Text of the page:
Some of you may be old enough to remember the AT&T marketing campaign from the mid-1980s that encouraged people to “Reach out and touch someone.”
Fraudsters are taking that advice, but instead of “touching” they are scamming small businesses and individuals. And because we’re in the throes of tax season, IRS- and tax-related scams are going into overdrive.
One of the most popular scams — and one that has cost taxpayers $15.5 million since 2013 — revolves around a phone call from a bogus IRS agent demanding payment of delinquent back taxes. According to reports, more than 366,000 people have received this call and about 10 percent have fallen for the ruse — some forking over hundreds of thousands of dollars.
Playing on our paranoia
Many of us would immediately go on the defensive if we get a call from an IRS agent and try to do whatever it takes to get ourselves out of the jam we are allegedly in. Add a caller ID that makes it look like the caller is from a government agency, and it’s easy to see how someone would fall for the scam.
However, it’s an unfortunate fact of modern life that the con artists know how to “spoof” the caller ID system and make it say anything they want. Don’t trust your called ID.
Further, know that the IRS virtually never calls out of the blue. You would have been receiving correspondence documenting your situation before it ever got to the point of speaking to an agent, either in person or over the phone.
The IRS also won’t threaten you with arrest or deportation, so if the person on the other end of the line is coming on strong, you can be sure it’s a scam.
Scammers are leveraging technology for this kind of fraud, so instead of a nasty phone call, you might get a nasty “phishing” email.
In this case, the fraudster may not be looking for payment, but for your social security number and passwords. An especially alluring version of this scam is to send you an email saying that you have a tax refund waiting, but you just need to confirm your contact information. The email links to a webpage that looks just like a typical IRS webpage.
Again, the IRS will never request information from you like this. Also, get tuned into the phishing scam warning signs. Look at email addresses closely. Minor changes in names should set off alarms. Examine link destinations before clicking on them.
Other tax-season scams to look out for:
Tax preparer fraud. If your tax preparer suggests extraordinary means to shelter income or avoid taxes, it’s a major warning sign. It tells you that the person across the desk is dishonest and may be getting ready to scam you. At the very least, you could end up in trouble with the IRS.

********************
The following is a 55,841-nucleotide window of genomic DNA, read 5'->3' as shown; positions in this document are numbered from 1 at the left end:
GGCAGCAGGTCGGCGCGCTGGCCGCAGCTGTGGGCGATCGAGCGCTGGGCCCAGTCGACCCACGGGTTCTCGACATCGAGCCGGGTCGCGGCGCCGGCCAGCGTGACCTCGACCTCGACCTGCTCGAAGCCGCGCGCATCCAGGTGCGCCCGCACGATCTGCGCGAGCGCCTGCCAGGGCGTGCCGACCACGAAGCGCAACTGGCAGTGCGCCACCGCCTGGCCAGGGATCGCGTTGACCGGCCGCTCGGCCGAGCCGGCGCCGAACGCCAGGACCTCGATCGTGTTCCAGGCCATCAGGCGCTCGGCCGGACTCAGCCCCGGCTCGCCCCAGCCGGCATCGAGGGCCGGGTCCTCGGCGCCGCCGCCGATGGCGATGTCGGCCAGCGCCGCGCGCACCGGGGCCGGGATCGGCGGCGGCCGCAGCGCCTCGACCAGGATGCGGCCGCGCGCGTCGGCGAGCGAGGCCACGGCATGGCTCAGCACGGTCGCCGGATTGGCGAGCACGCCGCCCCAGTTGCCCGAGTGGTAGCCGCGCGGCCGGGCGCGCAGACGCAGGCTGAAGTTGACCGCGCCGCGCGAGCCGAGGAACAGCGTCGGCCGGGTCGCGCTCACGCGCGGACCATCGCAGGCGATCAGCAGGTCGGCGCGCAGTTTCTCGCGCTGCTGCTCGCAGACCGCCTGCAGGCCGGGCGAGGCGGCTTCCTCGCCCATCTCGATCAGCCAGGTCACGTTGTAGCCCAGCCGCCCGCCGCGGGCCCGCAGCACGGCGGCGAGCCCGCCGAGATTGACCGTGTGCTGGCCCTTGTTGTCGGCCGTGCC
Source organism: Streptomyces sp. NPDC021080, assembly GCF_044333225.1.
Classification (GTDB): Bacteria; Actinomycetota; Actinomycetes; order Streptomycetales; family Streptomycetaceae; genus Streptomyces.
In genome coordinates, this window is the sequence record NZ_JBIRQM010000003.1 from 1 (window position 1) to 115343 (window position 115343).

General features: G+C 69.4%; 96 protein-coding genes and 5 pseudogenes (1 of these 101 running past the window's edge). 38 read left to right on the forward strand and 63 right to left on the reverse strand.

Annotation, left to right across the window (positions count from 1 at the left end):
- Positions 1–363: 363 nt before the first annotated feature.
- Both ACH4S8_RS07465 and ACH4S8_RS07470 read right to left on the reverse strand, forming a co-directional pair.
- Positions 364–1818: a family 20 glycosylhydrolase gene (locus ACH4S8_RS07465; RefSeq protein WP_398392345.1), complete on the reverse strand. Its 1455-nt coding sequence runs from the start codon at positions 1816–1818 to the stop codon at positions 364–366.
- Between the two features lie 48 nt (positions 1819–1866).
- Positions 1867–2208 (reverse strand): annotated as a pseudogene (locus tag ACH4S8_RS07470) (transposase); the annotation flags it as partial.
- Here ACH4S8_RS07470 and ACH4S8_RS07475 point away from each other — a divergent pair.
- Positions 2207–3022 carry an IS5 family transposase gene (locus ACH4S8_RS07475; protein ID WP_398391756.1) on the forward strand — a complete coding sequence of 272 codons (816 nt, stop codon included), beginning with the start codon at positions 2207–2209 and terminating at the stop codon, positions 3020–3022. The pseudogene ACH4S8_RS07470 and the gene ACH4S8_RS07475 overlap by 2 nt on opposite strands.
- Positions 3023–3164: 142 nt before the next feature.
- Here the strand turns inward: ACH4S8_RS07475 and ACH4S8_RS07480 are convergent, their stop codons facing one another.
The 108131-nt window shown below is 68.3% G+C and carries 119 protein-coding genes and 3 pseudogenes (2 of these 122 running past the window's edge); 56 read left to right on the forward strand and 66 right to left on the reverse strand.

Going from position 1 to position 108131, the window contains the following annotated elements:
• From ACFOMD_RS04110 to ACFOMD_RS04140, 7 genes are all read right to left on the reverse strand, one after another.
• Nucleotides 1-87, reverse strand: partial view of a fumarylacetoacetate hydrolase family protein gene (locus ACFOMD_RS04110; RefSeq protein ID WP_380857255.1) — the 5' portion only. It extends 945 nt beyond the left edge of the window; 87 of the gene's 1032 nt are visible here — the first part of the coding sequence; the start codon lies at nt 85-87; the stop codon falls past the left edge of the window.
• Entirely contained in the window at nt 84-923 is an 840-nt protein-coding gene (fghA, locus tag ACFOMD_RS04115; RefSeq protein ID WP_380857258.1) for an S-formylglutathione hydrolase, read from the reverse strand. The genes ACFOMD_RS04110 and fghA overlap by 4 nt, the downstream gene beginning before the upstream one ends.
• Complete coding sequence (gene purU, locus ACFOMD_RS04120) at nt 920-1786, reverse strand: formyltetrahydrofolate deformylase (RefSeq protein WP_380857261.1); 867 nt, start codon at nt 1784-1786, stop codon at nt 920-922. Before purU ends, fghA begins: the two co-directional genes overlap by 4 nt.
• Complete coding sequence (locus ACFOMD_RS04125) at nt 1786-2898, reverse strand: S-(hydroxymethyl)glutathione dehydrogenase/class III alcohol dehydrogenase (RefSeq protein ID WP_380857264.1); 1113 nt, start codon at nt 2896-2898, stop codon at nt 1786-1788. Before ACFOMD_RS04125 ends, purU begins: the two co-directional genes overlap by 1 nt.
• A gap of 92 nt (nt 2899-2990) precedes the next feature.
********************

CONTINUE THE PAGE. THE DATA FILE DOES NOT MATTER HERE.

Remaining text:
Bogus charities. Tax time is the ideal season for people to start soliciting for fake charities. They play on our desire to do good and lower our payment to Uncle Sam. No matter what month it is, you should vet charities before giving them your support. There are many websites where you can get information about charities.
The Better Business Bureau operates the BBB Wise Giving Alliance where you can get good information. Others, such as Charity Navigator, have rating systems for charities that look at financial metrics and other attributes.
Identity theft. All the forms we fill out and people we talk to during tax season make it the ideal time for crooks to steal your identity. Papers in the garbage with your social security number or employer identification number are easy pickings for the bad guys. And if you get hooked into donating to a fake charity, they might squeeze your credit card information out of you as well as your social security number.
Here’s an IRS webpage that gives you all the contact and reporting information you need if you suspect tax fraud. But be careful enough that you don’t need it. Our tax bills are high enough without the extra expense of being bilked.
For small business advice from Susan, you can check out her previous posts here.
About the Author: Susan Solovic is THE Small Business Expert. Sign up for Susan’s Success Tips Newsletter and get your free copy of “Smart Marketing Strategies for Small Biz” ebook.